The Company Law Committee (CLC) Report1 of March 2022 made recommendations for recognising the concept of fractional shares, restricted stock units (RSUs) and stock appreciation rights (SARs) under the Companies Act, 20132 (Act). The recommendations are aptly timed in light of the fast-changing retail investment movement witnessed by the country and in addressing the legal ambiguities surrounding the non-monetary form of remuneration.

Recommendation for issuance of fractional shares

A fractional share is a portion of the equity that is less than a single unit of a share. They are usually the outcome of various corporate actions such as stock splits, mergers, and amalgamations, etc. but their trading is explicitly prohibited under the Act.3 Until recently, the CLC Report has recommended allowing the trading and holding of fractional shares. The Report suggests that if implemented, it would allow retail investors to hold a part of highly-priced shares at a fraction of the cost hence, opening the doors for the new investors to invest in dearly priced shares such as MRF Tyres, Page Industries, Honeywell, etc.

Current Indian provisions

Presently fractional shares are not allowed to be purchased, sold, or traded as per Section 4(1)(e)(i) of the Act. The section clearly states that “the number of shares which the subscribers to the MoA agree to subscribe should not be less than one share”. Further, Para four of Table F provided under Schedule I to the Act4 prohibits the holding of fractional shares.

The Committee deliberated upon enabling trading of fractional shares to support the behavioural change that Indian retail investment segment is undergoing which can be assessed from the exponentially growing numbers of retail investors in India. The CLC apprised itself with various domestic and international practices where fractional shares were traded such as Canada [Section 49(17) of the Canada Business Corporation Act, 1985, provides for rights of fractional shareholders]5, Japan (Article 234 of the Japan’s Companies Act, 2005 provides for treatment of fractional shares)6 and United States (United States Security and Exchange Commission Bulletin, 2020 aimed at apprising investors about the nature, process, benefits and other rights and obligations associated with investing and trading in fractional shares).7 It also took note of National Stock Exchange – International Financial Services Centres (NSE-IFSCs) decision for allowing trading in fractional shares of global stocks under its regulatory sandbox regime in India.8 The move was hailed by NSE’s CEO Mr Vikram Limaye as one of the “key milestones” for stock exchange in the country.9

Upon deliberations and understanding of the practices in various jurisdictions, the Committee recommended that the dealings in fractional shares must occur only in dematerialised form and should be allowed only for the fresh issue of such shares. They should not apply to shares that have been already created due to corporate actions such as mergers or amalgamations, etc. It is also advised that the provisions facilitating the trading of fractional shares for listed companies must be stipulated only after consultation with the SEBI.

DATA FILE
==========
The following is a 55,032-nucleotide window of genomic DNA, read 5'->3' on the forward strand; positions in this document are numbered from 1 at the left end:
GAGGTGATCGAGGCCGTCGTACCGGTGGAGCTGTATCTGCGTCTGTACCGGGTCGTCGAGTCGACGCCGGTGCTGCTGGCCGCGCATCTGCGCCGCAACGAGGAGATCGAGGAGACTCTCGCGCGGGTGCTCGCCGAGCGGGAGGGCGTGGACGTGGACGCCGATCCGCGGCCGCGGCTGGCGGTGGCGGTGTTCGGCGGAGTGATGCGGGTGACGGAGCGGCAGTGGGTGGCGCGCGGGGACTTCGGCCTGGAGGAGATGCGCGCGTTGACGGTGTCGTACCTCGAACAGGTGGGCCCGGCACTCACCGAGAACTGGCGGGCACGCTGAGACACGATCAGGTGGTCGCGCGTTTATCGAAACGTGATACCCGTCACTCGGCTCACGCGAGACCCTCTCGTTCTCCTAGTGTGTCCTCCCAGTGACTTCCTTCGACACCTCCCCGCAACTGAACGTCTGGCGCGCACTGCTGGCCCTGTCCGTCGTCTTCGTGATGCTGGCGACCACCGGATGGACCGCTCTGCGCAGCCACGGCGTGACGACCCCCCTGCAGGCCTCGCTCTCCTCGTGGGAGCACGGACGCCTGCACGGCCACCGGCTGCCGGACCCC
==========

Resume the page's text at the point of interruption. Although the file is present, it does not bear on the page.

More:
Analysing the Committee’s proposal

The choice of investing into a fractional share leads to a paradigm shift from opting for number of shares to invest in, to the amount of money to be invested in a share, which would further allow the investor to tailor their portfolio by eliminating monetary barriers to entry to a certain stock. Retail investors being the force behind increased market participation would only ensure that the case of fractional shares is pushed further inspired by investing mechanisms found in countries commanding developed stock markets such as the United States, United Kingdom, Canada, and Japan. However, the merits and demerits of this proposal need to be evaluated effectively, we can identify the following benefits and limitations of imposing fractional shares in India that will help us in addressing the question.

Benefits of fractional shares

(i) Construction of a balanced portfolio: Fractional shares would allow small retail investors to dedicate fixed amount of money to the stocks or exchange traded funds (ETFs) of their own choice and they will not be forced to limit the scope of diversification by either not investing in certain shares or only investing in a very limited number of stocks. This would allow the retail investors to go stop shopping with basically unlimited freedom with regards to options to choose from. The diversification assists the investors in reducing risks in relation to certain stocks which inspires further confidence in them.

(ii) Reinvestment of dividends: If the concept of fractional shares is implemented in India certain brokerage firms could offer the feature dividend reinvestment, which would result in compounding of investors’ wealth over a period of time.

(iii) Reduces entry barrier: The concept of fractional shares would allow new and small investors to dabble in the stock market and further acquire meaningful return on investments which might not have been possible otherwise.

(iv) Dollar-cost averaging options: “Dollar-cost averaging is the practice of systematically investing equal amounts of money at regular intervals, regardless of the price of a security.” Dollar-cost averaging is an option which allows the investor to incur lesser expenditure per share as acquired in the future by allowing the investors to invest regularly by dedicating small amount of money to certain cycles. This investment strategy allows the investors to counter any potential volatility which may arise in the market on account of external factors, and it also protects the investor from investing in a particular stock at a price prevailing at a given time which may later prove to be unfavourable. Similar strategy could then be availed by investors in India.

Potential limitations of fractional shares